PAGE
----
With a view to resolving the perennial water crisis of Guwahati, the Government of Assam mooted an ambitious water supply scheme to ensure 24x7 water supply to all the households under the GMDA administrative area.
A capital investment of Rs 1344.9 million and another investment of Rs 35,524 million JPY have been earmarked for this scheme with an aggregate installed capacity of 469.1 million litres per day, which would be adequate to supply 24x7 potable water supply to over 30 lakh persons in conformity with a standard of 135/litres a day, per person.
The first project earmarked for water distribution for southwest Guwahati, started in 2009, and the other two, in south central Guwahati and southeast Guwahati, kicked off in the years 2011 and 2013 respectively. Yet, even after eight years of its inception none of these projects has become operational to assure the citizens, biting the bullets for all these years to get an ultimate relief.
Of course, the work of laying of pipelines on the city streets and avenues (leaving the damaged roads, as it were, to the discomfort of citizens) still enkindles hopes although the State government is yet to announce officially the progress reports of the aforesaid schemes.
In such a situation, the citizens� bodies jointly held a seminar last month where experts, professionals and researchers enlightened the citizens about the realities of the ambitious plan. It could be learnt that the project undertaken by M/s Gammon India for the southwest Guwahati water supply has been inordinately delayed and the progress of the other two projects is following the same path of uncertainty.
It would be worth mentioning that the so-called professional consultants, namely Tahal and Louis Berger, were appointed by the erstwhile State government to prepare the detailed reports as well as to monitor the progress of the projects by paying huge sums of money. Yet, these consultants have miserably failed to advise the authorities in the right direction, nor could the nodal agency, the GMDA, extract the work from the consultants.
Prior to making a DPR for such projects, a field survey of the project location, pipeline routes and acquisition of land for the project are some of the prerequisites that need to be taken into account. Then, a detailed project planning is drafted by using scientific project management tools like PERT/CPM to ascertain the pragmatic time of completion of such projects. Even the cash flow required for the smooth execution as well as the manpower planning need to be quantified meticulously. Moreover, all the components of works involved with supply projects need to be identified in the form of work breakdown structure.
However, the consultant failed to adopt such modern techniques of project management in case of the southwest Guwahati project, but for which land acquisition problems, problems related to right of way for pipelines, omission of some essential components of works from the original DPR, etc, took place. Thus, delay and a cost escalation have become inevitable. Yet, the accountability of such delays and cost escalation would hardly be fixed for such serious lapses. Little do the citizens know about the state of affairs of the other two projects, nor do we know whether the government has taken a course correction path in project management after its already gathered experiences of the southwest water supply schemes.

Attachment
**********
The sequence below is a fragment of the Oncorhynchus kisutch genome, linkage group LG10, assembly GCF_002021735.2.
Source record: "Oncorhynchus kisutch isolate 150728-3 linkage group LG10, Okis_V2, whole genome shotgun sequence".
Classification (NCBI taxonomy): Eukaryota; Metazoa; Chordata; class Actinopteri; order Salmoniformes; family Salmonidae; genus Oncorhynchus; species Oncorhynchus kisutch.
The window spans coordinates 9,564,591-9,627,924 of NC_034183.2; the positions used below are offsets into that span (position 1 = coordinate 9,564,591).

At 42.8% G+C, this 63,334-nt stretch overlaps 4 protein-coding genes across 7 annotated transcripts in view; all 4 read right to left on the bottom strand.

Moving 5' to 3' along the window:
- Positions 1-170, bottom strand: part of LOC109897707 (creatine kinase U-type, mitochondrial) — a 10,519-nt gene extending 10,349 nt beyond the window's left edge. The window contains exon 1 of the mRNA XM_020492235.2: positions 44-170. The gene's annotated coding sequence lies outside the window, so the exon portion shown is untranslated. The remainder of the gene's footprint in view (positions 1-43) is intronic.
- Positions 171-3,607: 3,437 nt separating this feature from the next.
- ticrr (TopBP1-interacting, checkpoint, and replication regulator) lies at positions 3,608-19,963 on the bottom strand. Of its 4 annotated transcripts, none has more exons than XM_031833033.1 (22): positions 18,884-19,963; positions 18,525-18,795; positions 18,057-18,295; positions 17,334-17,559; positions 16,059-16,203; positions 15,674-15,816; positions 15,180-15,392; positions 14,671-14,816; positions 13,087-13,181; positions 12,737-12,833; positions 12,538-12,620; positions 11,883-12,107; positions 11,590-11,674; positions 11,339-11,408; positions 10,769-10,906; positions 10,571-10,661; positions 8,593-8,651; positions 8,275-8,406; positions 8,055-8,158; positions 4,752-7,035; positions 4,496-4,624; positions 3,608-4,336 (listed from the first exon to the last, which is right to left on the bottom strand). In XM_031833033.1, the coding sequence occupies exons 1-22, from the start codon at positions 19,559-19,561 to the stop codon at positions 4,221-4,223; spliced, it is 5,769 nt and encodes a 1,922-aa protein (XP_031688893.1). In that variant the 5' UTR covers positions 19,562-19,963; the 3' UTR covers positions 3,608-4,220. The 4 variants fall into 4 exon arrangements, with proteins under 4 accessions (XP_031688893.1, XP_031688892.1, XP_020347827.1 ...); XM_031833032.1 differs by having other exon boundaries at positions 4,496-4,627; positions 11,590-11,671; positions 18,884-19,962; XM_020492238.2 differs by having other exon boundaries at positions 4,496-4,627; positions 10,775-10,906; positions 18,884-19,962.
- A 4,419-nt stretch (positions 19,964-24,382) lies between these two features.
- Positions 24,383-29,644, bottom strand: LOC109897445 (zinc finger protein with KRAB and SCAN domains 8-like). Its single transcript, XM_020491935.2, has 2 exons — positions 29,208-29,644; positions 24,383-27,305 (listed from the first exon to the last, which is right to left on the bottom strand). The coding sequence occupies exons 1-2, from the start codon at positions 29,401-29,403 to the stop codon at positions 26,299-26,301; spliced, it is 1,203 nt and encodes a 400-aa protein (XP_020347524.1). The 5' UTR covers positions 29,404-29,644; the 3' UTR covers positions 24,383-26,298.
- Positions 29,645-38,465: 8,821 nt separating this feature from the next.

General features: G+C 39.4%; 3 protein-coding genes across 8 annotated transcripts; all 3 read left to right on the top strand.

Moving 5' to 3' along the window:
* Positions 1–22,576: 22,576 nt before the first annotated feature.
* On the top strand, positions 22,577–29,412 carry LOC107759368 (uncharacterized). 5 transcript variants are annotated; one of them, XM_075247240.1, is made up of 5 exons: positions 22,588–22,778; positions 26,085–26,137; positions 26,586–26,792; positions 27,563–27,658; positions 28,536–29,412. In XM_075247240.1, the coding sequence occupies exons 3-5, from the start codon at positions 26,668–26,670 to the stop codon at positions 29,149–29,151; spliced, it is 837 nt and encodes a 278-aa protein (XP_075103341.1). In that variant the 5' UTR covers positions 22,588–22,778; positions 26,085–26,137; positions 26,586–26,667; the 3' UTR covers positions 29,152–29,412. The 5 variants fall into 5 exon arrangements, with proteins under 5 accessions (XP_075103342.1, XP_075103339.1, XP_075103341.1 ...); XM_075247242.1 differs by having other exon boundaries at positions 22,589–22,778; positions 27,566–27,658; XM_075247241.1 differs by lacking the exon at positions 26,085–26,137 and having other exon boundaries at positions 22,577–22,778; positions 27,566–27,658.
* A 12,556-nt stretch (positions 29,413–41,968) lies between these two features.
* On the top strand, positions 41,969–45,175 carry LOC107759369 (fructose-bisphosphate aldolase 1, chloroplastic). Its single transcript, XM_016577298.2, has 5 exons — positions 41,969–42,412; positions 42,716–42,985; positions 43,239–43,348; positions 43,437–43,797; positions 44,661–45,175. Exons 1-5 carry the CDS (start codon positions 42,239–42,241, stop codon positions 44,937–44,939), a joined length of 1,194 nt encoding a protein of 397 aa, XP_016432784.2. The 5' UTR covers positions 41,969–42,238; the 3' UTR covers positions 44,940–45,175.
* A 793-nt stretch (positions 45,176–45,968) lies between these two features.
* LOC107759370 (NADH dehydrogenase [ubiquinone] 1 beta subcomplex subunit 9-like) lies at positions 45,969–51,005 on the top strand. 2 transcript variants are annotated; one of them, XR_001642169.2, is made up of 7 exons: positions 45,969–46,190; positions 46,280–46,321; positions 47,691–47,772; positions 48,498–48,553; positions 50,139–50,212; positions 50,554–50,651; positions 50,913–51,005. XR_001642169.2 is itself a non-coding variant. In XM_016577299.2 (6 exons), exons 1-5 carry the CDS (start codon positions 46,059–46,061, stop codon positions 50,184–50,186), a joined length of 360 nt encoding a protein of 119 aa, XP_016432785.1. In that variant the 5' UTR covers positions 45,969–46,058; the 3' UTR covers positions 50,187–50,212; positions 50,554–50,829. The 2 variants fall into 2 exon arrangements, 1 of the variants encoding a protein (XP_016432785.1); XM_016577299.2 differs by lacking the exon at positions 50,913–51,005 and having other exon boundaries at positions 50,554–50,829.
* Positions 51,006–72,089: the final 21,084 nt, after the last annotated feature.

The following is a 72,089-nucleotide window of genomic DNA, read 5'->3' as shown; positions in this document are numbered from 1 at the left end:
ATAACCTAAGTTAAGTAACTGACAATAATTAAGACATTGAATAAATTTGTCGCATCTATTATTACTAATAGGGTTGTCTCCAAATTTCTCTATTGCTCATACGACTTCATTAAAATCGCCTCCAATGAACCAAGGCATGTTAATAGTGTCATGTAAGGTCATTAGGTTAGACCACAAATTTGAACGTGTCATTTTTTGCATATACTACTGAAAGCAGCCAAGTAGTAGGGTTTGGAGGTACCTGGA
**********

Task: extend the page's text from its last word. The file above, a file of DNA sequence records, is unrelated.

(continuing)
The capital for the projects was provided by the Centre as well as by international financial institutions like the Asian Bank and JICA, on the condition that the revenue to be earned by way of commercialising the water supply service to the citizens must be adequate for commercial self-sustainability of the projects. Therefore, once the projects are capitalised, citizens will have to pay for all the cost escalations and mismanagement. Yet, people do not have the choice of raising the question on accountability for delay and mismanagement when the projects are under execution.
Surprisingly, even when none of the projects has become functional, the Jal Board has been formed by the government well ahead of time, which itself would involve huge administrative costs in the name of salaries and facilities to the Chairman and its august members, adding to the financial woes of the helpless citizens. The present system of paying a nominal tax to the GMCH for water supply is likely to be discontinued in the course of time. Moreover, it is unknown whether free water at public places would be provided to needy people who could ill-afford to avail themselves of the service by paying service connection fees.
The serious matter of arsenic and lead contamination of water to be pumped for public use, too, was raised by researchers present in the seminar. Apparently, due to the lack of any scientific solid waste management system and sewerage treatment system in the city, the mighty river had to be at the receiving end of all toxic chemicals generated in the city. Arsenic and fluoride have already been found in deep underground water sources, and the industrial waste, too, gets its ultimate disposal route in the river. The presence of toxic chemical in the lean season invariably rose to a level detrimental to human health. On the top of it, the matter of Brahmaputra water becoming excessively turbid in recent times has added another dimension to it. Definitely, the filtration units of the projects, too, will have to be further equipped at additional project cost. It�s time for the citizens to cogitate upon these serious matters.